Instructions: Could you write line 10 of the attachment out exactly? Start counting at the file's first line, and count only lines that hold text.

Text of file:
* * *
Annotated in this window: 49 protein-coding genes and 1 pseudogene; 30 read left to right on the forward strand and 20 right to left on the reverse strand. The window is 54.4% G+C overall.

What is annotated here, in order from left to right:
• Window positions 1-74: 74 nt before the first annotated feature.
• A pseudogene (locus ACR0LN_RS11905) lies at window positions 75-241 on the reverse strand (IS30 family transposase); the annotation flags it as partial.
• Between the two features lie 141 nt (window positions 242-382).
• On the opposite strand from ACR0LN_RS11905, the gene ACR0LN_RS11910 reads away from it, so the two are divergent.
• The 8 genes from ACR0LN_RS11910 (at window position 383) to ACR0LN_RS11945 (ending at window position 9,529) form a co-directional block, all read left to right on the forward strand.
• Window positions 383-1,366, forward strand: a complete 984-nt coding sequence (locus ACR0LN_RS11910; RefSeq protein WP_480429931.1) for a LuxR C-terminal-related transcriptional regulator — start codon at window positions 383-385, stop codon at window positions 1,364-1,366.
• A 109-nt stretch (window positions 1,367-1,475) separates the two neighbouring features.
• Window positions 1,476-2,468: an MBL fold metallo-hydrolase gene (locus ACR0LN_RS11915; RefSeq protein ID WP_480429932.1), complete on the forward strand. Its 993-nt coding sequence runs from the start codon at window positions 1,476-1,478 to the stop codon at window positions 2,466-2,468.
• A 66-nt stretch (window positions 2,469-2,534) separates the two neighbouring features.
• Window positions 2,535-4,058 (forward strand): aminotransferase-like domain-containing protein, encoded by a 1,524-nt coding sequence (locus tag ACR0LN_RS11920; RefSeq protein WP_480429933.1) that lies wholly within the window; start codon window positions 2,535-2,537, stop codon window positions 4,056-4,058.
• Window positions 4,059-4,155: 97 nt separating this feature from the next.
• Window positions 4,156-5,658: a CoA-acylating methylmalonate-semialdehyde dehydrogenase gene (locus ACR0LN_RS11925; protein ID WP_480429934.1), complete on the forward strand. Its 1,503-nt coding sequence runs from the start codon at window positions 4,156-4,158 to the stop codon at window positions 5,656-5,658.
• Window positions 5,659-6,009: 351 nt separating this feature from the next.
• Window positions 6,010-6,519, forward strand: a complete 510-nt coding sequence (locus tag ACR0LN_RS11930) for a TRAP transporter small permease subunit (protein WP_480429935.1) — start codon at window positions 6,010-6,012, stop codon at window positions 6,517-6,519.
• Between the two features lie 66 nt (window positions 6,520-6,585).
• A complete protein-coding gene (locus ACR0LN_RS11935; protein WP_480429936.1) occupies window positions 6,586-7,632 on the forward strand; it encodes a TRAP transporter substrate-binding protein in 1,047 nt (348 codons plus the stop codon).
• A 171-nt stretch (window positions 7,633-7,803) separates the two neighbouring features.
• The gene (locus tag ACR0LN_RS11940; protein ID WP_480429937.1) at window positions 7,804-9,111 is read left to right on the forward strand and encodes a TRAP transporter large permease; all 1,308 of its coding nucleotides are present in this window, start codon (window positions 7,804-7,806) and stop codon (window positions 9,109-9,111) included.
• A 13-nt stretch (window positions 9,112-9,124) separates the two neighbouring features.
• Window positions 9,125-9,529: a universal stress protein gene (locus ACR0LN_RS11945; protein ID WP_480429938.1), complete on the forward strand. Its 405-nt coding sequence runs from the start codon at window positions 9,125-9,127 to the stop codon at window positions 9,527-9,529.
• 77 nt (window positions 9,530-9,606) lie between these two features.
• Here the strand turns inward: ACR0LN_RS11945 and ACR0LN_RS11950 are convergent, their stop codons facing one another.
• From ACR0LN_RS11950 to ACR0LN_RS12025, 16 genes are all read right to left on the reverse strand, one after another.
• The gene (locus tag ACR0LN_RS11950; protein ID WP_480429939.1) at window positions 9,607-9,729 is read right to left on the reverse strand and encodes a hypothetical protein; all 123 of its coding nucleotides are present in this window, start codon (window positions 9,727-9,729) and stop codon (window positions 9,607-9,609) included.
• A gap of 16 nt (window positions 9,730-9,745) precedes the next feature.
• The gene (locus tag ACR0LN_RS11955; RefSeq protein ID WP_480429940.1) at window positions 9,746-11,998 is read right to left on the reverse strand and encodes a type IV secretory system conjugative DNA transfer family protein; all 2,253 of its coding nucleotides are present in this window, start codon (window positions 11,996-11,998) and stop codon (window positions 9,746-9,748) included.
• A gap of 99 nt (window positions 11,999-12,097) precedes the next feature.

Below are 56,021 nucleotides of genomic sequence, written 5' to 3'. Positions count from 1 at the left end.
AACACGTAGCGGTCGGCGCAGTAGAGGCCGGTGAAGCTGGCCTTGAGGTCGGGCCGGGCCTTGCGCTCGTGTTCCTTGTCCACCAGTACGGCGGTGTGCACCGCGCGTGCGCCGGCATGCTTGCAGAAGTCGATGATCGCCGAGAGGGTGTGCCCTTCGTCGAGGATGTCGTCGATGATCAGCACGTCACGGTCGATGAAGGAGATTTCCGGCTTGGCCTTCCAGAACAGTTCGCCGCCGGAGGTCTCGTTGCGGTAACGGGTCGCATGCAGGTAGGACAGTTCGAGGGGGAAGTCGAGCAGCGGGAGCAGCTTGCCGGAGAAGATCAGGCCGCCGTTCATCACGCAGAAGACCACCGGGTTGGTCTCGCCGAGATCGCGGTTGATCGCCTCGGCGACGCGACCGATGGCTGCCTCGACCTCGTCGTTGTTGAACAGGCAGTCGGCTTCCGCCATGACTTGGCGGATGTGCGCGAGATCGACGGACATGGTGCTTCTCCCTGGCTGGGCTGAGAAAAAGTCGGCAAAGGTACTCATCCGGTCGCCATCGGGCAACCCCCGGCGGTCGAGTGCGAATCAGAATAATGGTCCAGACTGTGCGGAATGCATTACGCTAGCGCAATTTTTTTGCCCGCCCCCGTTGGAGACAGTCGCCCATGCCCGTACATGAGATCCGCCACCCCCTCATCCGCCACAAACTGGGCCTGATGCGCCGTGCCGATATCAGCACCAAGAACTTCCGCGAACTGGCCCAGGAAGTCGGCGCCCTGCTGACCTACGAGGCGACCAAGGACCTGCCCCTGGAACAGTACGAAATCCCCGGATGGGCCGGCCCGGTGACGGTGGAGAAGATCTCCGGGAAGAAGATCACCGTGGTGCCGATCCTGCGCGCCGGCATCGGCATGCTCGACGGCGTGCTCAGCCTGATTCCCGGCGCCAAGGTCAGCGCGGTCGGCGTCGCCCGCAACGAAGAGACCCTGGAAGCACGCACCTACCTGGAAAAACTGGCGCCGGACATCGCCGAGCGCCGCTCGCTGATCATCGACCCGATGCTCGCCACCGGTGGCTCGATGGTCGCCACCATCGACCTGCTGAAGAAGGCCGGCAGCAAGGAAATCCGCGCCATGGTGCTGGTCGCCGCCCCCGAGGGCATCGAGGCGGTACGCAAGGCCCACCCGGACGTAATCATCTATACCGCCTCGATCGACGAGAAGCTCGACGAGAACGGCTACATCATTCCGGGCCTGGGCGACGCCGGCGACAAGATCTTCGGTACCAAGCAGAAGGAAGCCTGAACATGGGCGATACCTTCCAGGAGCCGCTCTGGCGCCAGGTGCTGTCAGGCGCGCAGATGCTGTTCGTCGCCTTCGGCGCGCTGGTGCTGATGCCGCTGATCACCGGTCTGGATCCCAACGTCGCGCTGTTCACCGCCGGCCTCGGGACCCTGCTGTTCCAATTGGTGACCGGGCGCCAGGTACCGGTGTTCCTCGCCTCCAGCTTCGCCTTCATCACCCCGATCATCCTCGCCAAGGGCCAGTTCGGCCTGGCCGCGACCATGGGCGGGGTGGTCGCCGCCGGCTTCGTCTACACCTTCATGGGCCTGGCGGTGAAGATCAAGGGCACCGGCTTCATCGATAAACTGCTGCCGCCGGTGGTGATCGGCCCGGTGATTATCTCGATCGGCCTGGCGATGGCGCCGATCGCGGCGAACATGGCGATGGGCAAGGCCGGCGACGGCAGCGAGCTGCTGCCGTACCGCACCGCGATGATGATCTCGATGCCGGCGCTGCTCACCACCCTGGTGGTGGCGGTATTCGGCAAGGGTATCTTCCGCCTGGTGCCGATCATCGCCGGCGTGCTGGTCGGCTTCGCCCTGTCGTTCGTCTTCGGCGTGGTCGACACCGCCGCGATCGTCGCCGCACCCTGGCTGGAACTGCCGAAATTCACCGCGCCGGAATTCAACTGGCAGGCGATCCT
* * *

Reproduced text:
• Window positions 1,476-2,468: an MBL fold metallo-hydrolase gene (locus ACR0LN_RS11915; RefSeq protein ID WP_480429932.1), complete on the forward strand. Its 993-nt coding sequence runs from the start codon at window positions 1,476-1,478 to the stop codon at window positions 2,466-2,468.